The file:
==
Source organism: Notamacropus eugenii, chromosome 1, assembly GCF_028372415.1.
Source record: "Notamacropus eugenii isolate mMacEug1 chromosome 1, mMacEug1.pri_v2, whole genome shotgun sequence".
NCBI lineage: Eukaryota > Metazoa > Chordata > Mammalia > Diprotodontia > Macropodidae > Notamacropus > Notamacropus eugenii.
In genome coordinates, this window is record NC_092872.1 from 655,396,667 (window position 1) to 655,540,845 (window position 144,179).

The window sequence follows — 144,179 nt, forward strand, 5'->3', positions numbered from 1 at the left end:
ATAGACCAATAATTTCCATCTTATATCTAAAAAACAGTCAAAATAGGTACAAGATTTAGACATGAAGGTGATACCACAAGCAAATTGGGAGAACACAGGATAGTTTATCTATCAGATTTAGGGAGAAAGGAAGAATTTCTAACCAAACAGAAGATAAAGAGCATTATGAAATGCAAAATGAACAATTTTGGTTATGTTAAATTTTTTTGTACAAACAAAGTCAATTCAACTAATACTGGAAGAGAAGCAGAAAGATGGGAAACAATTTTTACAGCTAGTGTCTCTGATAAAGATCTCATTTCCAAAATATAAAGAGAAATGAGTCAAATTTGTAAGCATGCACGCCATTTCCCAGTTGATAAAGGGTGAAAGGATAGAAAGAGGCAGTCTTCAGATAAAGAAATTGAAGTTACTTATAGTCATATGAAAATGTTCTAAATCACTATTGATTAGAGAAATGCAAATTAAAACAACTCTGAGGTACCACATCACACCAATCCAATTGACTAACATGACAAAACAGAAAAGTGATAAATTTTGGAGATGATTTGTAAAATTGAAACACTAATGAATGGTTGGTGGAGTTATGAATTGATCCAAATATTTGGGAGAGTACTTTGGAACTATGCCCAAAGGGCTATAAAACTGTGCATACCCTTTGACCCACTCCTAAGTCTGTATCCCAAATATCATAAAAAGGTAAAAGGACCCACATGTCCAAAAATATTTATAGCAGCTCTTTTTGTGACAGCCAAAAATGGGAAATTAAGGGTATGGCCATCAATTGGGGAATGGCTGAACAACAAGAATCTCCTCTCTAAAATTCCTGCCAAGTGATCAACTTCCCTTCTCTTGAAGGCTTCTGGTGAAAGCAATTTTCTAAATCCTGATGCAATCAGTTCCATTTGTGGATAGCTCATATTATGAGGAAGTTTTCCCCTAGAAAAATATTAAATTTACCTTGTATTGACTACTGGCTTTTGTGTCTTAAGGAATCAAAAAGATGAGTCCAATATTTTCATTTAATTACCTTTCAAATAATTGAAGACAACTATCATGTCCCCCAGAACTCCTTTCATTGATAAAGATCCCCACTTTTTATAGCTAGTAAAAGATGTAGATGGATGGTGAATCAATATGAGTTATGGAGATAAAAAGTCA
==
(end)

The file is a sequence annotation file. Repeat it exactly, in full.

Source organism: Notamacropus eugenii, chromosome 1, assembly GCF_028372415.1.
Source record: "Notamacropus eugenii isolate mMacEug1 chromosome 1, mMacEug1.pri_v2, whole genome shotgun sequence".
NCBI lineage: Eukaryota > Metazoa > Chordata > Mammalia > Diprotodontia > Macropodidae > Notamacropus > Notamacropus eugenii.
In genome coordinates, this window is record NC_092872.1 from 655,396,667 (window position 1) to 655,540,845 (window position 144,179).

The window sequence follows — 144,179 nt, forward strand, 5'->3', positions numbered from 1 at the left end:
ATAGACCAATAATTTCCATCTTATATCTAAAAAACAGTCAAAATAGGTACAAGATTTAGACATGAAGGTGATACCACAAGCAAATTGGGAGAACACAGGATAGTTTATCTATCAGATTTAGGGAGAAAGGAAGAATTTCTAACCAAACAGAAGATAAAGAGCATTATGAAATGCAAAATGAACAATTTTGGTTATGTTAAATTTTTTTGTACAAACAAAGTCAATTCAACTAATACTGGAAGAGAAGCAGAAAGATGGGAAACAATTTTTACAGCTAGTGTCTCTGATAAAGATCTCATTTCCAAAATATAAAGAGAAATGAGTCAAATTTGTAAGCATGCACGCCATTTCCCAGTTGATAAAGGGTGAAAGGATAGAAAGAGGCAGTCTTCAGATAAAGAAATTGAAGTTACTTATAGTCATATGAAAATGTTCTAAATCACTATTGATTAGAGAAATGCAAATTAAAACAACTCTGAGGTACCACATCACACCAATCCAATTGACTAACATGACAAAACAGAAAAGTGATAAATTTTGGAGATGATTTGTAAAATTGAAACACTAATGAATGGTTGGTGGAGTTATGAATTGATCCAAATATTTGGGAGAGTACTTTGGAACTATGCCCAAAGGGCTATAAAACTGTGCATACCCTTTGACCCACTCCTAAGTCTGTATCCCAAATATCATAAAAAGGTAAAAGGACCCACATGTCCAAAAATATTTATAGCAGCTCTTTTTGTGACAGCCAAAAATGGGAAATTAAGGGTATGGCCATCAATTGGGGAATGGCTGAACAACAAGAATCTCCTCTCTAAAATTCCTGCCAAGTGATCAACTTCCCTTCTCTTGAAGGCTTCTGGTGAAAGCAATTTTCTAAATCCTGATGCAATCAGTTCCATTTGTGGATAGCTCATATTATGAGGAAGTTTTCCCCTAGAAAAATATTAAATTTACCTTGTATTGACTACTGGCTTTTGTGTCTTAAGGAATCAAAAAGATGAGTCCAATATTTTCATTTAATTACCTTTCAAATAATTGAAGACAACTATCATGTCCCCCAGAACTCCTTTCATTGATAAAGATCCCCACTTTTTATAGCTAGTAAAAGATGTAGATGGATGGTGAATCAATATGAGTTATGGAGATAAAAAGTCA